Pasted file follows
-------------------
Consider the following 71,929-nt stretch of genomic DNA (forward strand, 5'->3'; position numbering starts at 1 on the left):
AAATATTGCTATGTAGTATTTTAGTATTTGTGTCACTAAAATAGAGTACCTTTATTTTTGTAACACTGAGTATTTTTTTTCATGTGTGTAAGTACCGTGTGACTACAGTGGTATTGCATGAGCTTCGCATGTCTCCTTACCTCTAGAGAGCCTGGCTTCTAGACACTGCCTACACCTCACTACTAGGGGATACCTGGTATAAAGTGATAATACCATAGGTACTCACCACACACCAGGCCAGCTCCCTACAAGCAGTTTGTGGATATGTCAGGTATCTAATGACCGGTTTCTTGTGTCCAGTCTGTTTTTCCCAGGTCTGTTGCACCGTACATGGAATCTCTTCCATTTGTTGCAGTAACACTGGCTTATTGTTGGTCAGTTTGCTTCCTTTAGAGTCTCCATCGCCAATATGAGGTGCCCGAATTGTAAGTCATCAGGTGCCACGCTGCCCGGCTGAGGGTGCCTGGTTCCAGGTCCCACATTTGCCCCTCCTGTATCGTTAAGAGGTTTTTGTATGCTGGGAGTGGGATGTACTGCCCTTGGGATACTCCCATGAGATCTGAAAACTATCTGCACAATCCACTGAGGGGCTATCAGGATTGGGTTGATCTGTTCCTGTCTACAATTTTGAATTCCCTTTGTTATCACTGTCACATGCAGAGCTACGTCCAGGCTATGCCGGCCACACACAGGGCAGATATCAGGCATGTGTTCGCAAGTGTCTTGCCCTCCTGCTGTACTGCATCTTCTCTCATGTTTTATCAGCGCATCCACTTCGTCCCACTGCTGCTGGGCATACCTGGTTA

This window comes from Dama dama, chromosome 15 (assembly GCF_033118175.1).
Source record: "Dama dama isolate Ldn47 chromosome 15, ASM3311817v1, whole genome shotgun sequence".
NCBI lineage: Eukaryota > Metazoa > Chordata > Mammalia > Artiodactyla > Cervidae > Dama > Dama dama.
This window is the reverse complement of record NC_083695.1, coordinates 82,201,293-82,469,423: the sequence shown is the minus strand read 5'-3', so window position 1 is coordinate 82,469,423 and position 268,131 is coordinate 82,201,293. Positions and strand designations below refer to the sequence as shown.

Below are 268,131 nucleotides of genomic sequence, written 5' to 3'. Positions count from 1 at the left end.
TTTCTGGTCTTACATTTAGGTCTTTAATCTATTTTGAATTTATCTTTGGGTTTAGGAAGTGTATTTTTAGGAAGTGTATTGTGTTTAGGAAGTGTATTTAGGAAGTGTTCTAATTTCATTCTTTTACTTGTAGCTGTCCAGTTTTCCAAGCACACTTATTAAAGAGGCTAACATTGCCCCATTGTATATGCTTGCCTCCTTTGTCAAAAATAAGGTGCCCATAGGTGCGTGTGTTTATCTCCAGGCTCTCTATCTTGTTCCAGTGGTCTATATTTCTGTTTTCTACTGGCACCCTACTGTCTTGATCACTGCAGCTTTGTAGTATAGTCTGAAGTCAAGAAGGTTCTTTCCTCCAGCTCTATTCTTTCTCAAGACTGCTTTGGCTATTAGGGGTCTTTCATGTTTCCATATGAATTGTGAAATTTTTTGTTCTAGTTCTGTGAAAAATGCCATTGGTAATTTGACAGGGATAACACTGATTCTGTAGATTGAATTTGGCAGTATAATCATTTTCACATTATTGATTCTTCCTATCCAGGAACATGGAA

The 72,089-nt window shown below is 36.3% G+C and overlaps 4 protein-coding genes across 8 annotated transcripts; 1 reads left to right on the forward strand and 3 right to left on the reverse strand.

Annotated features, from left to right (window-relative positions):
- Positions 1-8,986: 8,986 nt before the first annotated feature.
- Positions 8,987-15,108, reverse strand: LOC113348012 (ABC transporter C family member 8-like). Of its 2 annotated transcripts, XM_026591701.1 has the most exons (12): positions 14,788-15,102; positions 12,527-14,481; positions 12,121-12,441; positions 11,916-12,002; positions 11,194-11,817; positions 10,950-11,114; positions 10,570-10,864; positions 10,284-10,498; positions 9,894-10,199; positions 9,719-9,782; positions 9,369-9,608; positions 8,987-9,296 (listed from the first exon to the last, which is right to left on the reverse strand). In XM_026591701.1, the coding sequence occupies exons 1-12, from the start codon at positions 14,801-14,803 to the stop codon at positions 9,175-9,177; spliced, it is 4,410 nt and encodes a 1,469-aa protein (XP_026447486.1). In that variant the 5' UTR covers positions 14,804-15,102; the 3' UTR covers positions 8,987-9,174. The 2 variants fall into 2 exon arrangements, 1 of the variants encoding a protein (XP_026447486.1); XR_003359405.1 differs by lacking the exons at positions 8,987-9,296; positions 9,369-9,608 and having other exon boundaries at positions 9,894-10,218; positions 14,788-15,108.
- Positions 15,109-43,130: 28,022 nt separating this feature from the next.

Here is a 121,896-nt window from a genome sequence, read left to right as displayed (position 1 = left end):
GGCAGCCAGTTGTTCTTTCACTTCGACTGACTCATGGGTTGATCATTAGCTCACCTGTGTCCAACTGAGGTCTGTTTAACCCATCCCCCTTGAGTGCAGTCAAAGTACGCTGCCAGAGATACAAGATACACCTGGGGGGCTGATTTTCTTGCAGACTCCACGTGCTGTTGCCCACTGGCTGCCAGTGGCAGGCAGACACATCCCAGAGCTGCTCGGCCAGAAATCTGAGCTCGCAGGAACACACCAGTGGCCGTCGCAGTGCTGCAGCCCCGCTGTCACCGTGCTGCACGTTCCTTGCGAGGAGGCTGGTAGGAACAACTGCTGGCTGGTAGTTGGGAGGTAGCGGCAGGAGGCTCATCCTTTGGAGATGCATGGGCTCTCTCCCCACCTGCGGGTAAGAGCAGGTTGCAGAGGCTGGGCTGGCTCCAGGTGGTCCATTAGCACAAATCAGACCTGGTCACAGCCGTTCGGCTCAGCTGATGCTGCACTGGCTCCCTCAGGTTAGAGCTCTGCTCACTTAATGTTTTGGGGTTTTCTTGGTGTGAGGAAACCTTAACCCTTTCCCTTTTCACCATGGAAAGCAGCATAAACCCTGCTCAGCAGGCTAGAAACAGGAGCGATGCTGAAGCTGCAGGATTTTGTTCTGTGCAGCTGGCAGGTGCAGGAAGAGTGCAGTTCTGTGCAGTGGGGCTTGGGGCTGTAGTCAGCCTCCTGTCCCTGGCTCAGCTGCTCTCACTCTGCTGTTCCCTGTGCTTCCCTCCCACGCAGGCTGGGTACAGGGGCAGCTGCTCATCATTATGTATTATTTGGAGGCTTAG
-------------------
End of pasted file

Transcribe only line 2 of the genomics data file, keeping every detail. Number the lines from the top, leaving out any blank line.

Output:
AAATATTGCTATGTAGTATTTTAGTATTTGTGTCACTAAAATAGAGTACCTTTATTTTTGTAACACTGAGTATTTTTTTTCATGTGTGTAAGTACCGTGTGACTACAGTGGTATTGCATGAGCTTCGCATGTCTCCTTACCTCTAGAGAGCCTGGCTTCTAGACACTGCCTACACCTCACTACTAGGGGATACCTGGTATAAAGTGATAATACCATAGGTACTCACCACACACCAGGCCAGCTCCCTACAAGCAGTTTGTGGATATGTCAGGTATCTAATGACCGGTTTCTTGTGTCCAGTCTGTTTTTCCCAGGTCTGTTGCACCGTACATGGAATCTCTTCCATTTGTTGCAGTAACACTGGCTTATTGTTGGTCAGTTTGCTTCCTTTAGAGTCTCCATCGCCAATATGAGGTGCCCGAATTGTAAGTCATCAGGTGCCACGCTGCCCGGCTGAGGGTGCCTGGTTCCAGGTCCCACATTTGCCCCTCCTGTATCGTTAAGAGGTTTTTGTATGCTGGGAGTGGGATGTACTGCCCTTGGGATACTCCCATGAGATCTGAAAACTATCTGCACAATCCACTGAGGGGCTATCAGGATTGGGTTGATCTGTTCCTGTCTACAATTTTGAATTCCCTTTGTTATCACTGTCACATGCAGAGCTACGTCCAGGCTATGCCGGCCACACACAGGGCAGATATCAGGCATGTGTTCGCAAGTGTCTTGCCCTCCTGCTGTACTGCATCTTCTCTCATGTTTTATCAGCGCATCCACTTCGTCCCACTGCTGCTGGGCATACCTGGTTA